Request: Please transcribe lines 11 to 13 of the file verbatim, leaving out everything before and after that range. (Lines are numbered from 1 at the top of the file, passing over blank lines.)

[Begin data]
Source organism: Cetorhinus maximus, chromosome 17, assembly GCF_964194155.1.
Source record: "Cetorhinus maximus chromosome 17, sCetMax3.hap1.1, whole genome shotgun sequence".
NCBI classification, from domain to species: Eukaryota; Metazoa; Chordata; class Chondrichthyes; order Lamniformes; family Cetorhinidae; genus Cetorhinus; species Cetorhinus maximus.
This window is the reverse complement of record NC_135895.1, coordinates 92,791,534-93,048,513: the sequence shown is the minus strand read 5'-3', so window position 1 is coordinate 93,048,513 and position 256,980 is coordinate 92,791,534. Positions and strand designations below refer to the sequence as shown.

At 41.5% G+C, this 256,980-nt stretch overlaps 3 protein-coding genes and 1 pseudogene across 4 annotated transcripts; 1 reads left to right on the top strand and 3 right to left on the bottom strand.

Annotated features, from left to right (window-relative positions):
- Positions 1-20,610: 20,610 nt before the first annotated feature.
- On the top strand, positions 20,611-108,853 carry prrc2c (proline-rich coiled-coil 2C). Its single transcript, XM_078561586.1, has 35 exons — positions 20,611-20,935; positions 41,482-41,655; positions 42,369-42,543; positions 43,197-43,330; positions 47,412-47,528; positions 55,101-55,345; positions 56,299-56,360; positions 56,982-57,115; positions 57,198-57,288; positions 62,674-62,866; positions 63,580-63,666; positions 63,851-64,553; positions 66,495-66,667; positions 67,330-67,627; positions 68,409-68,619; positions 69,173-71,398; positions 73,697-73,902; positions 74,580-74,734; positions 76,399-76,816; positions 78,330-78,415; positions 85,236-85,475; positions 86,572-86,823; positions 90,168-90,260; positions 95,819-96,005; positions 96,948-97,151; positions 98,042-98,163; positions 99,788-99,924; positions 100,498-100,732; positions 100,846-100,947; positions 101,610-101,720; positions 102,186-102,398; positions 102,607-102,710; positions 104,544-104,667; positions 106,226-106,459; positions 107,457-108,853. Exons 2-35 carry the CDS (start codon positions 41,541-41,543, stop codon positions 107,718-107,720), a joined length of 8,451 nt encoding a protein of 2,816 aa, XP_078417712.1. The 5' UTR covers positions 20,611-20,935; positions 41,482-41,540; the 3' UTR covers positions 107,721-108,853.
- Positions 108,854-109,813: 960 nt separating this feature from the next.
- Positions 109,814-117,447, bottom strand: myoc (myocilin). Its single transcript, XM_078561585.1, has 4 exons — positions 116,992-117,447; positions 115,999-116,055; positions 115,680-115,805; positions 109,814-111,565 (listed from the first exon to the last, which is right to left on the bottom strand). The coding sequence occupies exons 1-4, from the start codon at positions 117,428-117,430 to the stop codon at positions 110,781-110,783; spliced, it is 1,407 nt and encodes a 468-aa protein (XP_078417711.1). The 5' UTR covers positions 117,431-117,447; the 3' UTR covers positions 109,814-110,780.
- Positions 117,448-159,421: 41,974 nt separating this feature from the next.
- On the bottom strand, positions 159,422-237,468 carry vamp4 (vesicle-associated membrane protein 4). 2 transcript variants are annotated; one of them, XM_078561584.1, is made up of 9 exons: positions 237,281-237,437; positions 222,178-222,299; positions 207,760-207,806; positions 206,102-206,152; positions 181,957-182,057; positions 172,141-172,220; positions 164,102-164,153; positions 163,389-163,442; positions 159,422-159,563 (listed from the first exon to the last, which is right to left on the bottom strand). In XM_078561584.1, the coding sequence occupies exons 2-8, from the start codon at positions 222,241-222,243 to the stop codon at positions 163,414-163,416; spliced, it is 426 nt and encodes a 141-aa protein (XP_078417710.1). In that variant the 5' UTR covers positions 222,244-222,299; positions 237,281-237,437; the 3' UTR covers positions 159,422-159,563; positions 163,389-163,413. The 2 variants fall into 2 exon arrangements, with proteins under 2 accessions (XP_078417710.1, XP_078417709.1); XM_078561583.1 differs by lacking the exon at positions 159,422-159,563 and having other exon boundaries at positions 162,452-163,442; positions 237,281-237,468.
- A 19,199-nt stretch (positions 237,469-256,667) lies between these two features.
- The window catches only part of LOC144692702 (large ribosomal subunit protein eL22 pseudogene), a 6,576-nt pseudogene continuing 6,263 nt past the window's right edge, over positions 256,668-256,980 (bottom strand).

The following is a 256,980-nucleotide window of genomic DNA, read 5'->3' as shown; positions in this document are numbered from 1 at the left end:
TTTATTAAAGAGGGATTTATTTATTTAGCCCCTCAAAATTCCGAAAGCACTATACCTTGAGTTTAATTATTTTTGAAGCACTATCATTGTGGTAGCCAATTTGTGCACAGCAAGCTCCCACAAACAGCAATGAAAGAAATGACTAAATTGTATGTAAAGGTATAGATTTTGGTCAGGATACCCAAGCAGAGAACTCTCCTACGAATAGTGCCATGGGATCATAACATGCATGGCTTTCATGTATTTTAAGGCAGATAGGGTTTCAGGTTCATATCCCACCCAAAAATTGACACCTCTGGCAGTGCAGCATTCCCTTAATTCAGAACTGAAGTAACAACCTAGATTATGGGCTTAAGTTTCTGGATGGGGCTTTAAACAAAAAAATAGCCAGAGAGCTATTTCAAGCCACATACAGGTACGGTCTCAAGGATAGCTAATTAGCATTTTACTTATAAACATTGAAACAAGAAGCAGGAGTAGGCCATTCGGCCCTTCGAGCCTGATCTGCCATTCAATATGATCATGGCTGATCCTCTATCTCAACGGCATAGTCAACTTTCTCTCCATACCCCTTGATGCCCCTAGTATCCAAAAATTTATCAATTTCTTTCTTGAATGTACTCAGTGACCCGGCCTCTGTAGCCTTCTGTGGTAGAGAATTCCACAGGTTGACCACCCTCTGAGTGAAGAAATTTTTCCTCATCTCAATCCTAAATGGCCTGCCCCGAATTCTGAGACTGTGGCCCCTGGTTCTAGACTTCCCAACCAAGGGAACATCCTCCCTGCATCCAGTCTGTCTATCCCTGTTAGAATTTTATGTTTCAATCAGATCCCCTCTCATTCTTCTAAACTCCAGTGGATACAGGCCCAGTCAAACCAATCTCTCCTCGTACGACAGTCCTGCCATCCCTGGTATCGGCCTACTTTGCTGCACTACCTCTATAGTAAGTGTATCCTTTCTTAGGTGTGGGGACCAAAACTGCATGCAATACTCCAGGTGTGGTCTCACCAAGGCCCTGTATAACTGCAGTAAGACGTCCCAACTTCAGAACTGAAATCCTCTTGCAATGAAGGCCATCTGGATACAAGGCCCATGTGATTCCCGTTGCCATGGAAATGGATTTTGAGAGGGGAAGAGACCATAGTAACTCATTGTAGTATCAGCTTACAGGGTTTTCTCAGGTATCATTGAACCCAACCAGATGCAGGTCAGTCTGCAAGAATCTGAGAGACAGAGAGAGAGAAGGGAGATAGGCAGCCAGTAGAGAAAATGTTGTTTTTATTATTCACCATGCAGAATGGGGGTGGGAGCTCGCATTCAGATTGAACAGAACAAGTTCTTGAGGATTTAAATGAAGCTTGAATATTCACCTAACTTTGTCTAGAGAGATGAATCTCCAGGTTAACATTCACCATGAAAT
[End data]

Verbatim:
- Positions 117,448-159,421: 41,974 nt separating this feature from the next.
- On the bottom strand, positions 159,422-237,468 carry vamp4 (vesicle-associated membrane protein 4). 2 transcript variants are annotated; one of them, XM_078561584.1, is made up of 9 exons: positions 237,281-237,437; positions 222,178-222,299; positions 207,760-207,806; positions 206,102-206,152; positions 181,957-182,057; positions 172,141-172,220; positions 164,102-164,153; positions 163,389-163,442; positions 159,422-159,563 (listed from the first exon to the last, which is right to left on the bottom strand). In XM_078561584.1, the coding sequence occupies exons 2-8, from the start codon at positions 222,241-222,243 to the stop codon at positions 163,414-163,416; spliced, it is 426 nt and encodes a 141-aa protein (XP_078417710.1). In that variant the 5' UTR covers positions 222,244-222,299; positions 237,281-237,437; the 3' UTR covers positions 159,422-159,563; positions 163,389-163,413. The 2 variants fall into 2 exon arrangements, with proteins under 2 accessions (XP_078417710.1, XP_078417709.1); XM_078561583.1 differs by lacking the exon at positions 159,422-159,563 and having other exon boundaries at positions 162,452-163,442; positions 237,281-237,468.
- A 19,199-nt stretch (positions 237,469-256,667) lies between these two features.